Role of KCa Channels in EDHFMediated Dilation

There are three classes of KCa channels, large-

conductance KCa (BKCa), intermediate-conductance K(

(IKCa), and small-conductance KCa (SKCa), named based on their respective unitary channel conductance [2]. The conductances for BKCa, IKCa, and SKCa channels are 200-250 pS, 20-80 pS, and 2-20pS, respectively. All of the channels are activated by Ca2+, though the IKCa and SKCa channels are activated at much lower Ca2+ concentrations than the BKCa channels (250-500 nM versus 1-10 ||M). The channels also differ in that the BKCa channels are voltage sensitive (activated upon depolarization) whereas the IKCa and SKCa channels are voltage insensitive. There are three known isoforms of SKCa channels, SK1, SK2, and SK3, whereas the IKCa channel (IK1) does not have any additional known isoforms.

One of the hallmarks of EDHF-dependent responses is the sensitivity to certain KCa channel inhibitors. For most peripheral arteries, complete inhibition of the response requires combined inhibition of IKCa (charybdotoxin) and SKCa channels (apamin) [3, 4]. In the cerebral circulation, complete inhibition appears only to require inhibition of IKCa channels. Inhibition of the BKCa channels alone (iberi-otoxin) or in combination with SKCa channels does not affect the EDHF-dependent response.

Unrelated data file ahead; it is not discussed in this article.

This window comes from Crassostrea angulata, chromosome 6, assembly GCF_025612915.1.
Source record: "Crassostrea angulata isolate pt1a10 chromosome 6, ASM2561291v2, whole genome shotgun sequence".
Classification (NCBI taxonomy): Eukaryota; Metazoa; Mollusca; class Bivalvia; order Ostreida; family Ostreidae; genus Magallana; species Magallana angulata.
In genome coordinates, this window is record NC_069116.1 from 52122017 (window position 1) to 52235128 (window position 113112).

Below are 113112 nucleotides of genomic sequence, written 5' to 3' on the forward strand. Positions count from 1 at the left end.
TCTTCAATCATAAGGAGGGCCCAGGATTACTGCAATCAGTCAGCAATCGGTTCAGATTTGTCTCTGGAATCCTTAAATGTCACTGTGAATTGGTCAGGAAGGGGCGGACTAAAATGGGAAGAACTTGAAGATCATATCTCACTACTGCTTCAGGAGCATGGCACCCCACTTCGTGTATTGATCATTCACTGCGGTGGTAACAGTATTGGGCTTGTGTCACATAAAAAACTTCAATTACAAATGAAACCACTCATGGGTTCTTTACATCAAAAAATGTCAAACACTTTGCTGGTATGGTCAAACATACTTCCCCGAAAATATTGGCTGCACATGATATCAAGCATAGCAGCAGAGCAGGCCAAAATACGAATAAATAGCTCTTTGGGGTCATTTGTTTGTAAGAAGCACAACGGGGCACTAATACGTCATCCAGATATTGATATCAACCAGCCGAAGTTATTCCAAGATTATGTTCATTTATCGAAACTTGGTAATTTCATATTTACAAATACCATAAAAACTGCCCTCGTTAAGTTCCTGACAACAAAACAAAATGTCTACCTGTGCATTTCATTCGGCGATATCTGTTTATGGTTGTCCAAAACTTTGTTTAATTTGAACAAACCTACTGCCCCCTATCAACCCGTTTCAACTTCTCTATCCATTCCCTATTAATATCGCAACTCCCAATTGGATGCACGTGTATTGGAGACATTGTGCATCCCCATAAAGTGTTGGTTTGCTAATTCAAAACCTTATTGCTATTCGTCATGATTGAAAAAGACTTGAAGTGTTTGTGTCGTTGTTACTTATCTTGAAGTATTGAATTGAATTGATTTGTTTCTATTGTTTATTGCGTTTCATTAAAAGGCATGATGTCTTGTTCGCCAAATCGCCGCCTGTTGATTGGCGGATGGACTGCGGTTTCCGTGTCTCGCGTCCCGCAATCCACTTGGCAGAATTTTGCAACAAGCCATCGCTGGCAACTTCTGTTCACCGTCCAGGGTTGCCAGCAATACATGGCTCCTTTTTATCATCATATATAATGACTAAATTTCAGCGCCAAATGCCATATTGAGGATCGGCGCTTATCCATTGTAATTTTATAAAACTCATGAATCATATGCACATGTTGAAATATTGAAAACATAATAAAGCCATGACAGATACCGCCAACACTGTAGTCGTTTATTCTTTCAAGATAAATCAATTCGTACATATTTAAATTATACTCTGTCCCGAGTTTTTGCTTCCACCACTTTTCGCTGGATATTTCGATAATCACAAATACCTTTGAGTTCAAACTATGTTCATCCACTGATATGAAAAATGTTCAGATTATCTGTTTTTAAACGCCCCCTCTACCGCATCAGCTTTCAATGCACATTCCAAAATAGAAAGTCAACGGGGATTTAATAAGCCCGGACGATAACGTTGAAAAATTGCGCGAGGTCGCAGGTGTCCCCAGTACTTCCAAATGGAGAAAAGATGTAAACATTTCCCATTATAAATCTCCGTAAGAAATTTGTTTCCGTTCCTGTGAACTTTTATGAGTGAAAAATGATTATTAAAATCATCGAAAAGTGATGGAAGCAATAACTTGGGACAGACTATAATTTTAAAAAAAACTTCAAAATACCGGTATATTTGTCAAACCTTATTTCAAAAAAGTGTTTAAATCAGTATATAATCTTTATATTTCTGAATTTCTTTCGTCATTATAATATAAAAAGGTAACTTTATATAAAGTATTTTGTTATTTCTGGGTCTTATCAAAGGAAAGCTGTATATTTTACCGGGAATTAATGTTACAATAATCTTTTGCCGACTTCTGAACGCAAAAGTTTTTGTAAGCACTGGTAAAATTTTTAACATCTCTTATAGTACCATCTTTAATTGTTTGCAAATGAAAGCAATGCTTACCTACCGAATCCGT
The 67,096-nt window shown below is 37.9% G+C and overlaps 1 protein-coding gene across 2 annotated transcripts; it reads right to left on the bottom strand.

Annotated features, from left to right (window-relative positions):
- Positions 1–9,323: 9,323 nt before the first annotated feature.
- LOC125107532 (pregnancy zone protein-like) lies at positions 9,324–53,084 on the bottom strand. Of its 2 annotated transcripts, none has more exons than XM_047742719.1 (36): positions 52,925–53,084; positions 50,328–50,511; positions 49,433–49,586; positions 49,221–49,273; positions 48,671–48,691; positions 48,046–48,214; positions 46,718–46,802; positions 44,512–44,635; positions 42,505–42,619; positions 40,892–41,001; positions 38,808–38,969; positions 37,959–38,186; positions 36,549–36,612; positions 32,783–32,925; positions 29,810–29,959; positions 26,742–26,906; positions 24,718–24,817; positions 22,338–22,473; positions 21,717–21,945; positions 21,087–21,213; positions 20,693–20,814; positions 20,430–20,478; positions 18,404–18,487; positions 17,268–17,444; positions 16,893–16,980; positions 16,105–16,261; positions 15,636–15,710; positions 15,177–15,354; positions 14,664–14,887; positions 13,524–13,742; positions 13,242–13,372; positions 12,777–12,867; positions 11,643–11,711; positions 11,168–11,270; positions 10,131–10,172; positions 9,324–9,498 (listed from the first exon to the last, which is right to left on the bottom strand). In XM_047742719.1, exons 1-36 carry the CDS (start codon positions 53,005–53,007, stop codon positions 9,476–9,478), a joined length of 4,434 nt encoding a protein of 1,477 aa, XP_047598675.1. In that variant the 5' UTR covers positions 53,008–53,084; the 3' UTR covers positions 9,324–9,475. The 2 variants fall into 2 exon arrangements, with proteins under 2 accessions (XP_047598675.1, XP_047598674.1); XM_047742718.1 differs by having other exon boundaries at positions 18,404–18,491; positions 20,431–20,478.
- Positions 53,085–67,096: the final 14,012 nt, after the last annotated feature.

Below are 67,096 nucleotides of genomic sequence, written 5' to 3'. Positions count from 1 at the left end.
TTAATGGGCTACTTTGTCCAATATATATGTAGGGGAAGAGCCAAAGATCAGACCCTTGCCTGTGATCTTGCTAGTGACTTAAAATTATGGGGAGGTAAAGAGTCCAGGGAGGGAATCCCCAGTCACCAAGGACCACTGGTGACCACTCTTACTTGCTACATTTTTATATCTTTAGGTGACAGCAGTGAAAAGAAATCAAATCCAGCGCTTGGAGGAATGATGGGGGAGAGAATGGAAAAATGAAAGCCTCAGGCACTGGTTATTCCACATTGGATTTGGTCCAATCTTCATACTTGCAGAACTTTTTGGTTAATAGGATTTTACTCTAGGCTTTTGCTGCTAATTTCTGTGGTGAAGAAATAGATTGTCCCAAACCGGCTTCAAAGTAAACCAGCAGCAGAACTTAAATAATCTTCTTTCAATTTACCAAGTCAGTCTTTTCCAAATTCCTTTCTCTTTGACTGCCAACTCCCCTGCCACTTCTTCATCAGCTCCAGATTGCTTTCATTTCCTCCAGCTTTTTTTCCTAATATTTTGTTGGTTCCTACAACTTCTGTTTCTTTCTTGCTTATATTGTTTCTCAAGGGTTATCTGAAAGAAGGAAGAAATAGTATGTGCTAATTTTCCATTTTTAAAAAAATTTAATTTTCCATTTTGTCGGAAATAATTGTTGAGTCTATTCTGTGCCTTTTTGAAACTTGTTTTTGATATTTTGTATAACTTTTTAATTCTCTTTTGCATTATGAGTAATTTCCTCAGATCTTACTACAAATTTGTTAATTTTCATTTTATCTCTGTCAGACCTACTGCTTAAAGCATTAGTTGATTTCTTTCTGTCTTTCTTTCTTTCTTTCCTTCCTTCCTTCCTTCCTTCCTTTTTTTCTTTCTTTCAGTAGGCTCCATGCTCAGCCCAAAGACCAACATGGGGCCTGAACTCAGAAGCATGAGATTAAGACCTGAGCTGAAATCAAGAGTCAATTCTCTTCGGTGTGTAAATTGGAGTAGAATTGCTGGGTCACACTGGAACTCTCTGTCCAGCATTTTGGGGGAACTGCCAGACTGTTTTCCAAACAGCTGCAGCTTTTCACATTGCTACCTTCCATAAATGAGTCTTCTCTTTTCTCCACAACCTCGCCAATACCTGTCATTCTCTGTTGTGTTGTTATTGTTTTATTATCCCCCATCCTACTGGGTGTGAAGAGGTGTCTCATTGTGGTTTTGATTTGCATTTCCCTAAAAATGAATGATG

Because charybdotoxin is a nonspecific blocker (inhibits BKCa, IKCa, Kv1.2, Kv1.3), earlier studies inferred the involvement of IKCa channels based on sensitivity to charybdotoxin and lack of sensitivity to iberiotoxin (BKCa selective) or other Kv channel blockers. The recent development and application of apparently IKCa-specific inhibitors (such as TRAM-34) has provided direct confirmation of the critical involvement of IKCa channels in EDHF-mediated responses.

Essentials of Human Physiology

Essentials of Human Physiology

This ebook provides an introductory explanation of the workings of the human body, with an effort to draw connections between the body systems and explain their interdependencies. A framework for the book is homeostasis and how the body maintains balance within each system. This is intended as a first introduction to physiology for a college-level course.

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